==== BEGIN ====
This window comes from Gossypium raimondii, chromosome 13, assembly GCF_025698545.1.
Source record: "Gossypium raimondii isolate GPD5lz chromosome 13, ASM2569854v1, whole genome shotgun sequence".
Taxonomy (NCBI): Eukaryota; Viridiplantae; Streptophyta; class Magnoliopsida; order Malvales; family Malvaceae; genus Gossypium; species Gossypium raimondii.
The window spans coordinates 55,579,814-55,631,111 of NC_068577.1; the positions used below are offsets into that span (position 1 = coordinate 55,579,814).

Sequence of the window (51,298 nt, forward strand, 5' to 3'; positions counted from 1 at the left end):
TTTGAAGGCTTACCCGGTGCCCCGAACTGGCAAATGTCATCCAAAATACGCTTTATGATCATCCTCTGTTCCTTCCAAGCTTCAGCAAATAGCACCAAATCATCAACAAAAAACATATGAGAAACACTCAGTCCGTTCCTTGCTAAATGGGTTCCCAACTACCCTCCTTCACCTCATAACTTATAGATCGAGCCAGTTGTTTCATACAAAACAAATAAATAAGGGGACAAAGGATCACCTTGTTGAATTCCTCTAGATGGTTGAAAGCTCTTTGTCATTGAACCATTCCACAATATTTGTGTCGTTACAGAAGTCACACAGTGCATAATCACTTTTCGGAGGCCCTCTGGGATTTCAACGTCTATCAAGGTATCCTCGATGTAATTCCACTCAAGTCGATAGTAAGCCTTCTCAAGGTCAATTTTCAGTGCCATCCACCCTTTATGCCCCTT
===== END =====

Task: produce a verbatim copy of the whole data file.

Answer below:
This window comes from Gossypium raimondii, chromosome 13, assembly GCF_025698545.1.
Source record: "Gossypium raimondii isolate GPD5lz chromosome 13, ASM2569854v1, whole genome shotgun sequence".
Taxonomy (NCBI): Eukaryota; Viridiplantae; Streptophyta; class Magnoliopsida; order Malvales; family Malvaceae; genus Gossypium; species Gossypium raimondii.
The window spans coordinates 55,579,814-55,631,111 of NC_068577.1; the positions used below are offsets into that span (position 1 = coordinate 55,579,814).

Sequence of the window (51,298 nt, forward strand, 5' to 3'; positions counted from 1 at the left end):
TTTGAAGGCTTACCCGGTGCCCCGAACTGGCAAATGTCATCCAAAATACGCTTTATGATCATCCTCTGTTCCTTCCAAGCTTCAGCAAATAGCACCAAATCATCAACAAAAAACATATGAGAAACACTCAGTCCGTTCCTTGCTAAATGGGTTCCCAACTACCCTCCTTCACCTCATAACTTATAGATCGAGCCAGTTGTTTCATACAAAACAAATAAATAAGGGGACAAAGGATCACCTTGTTGAATTCCTCTAGATGGTTGAAAGCTCTTTGTCATTGAACCATTCCACAATATTTGTGTCGTTACAGAAGTCACACAGTGCATAATCACTTTTCGGAGGCCCTCTGGGATTTCAACGTCTATCAAGGTATCCTCGATGTAATTCCACTCAAGTCGATAGTAAGCCTTCTCAAGGTCAATTTTCAGTGCCATCCACCCTTTATGCCCCTT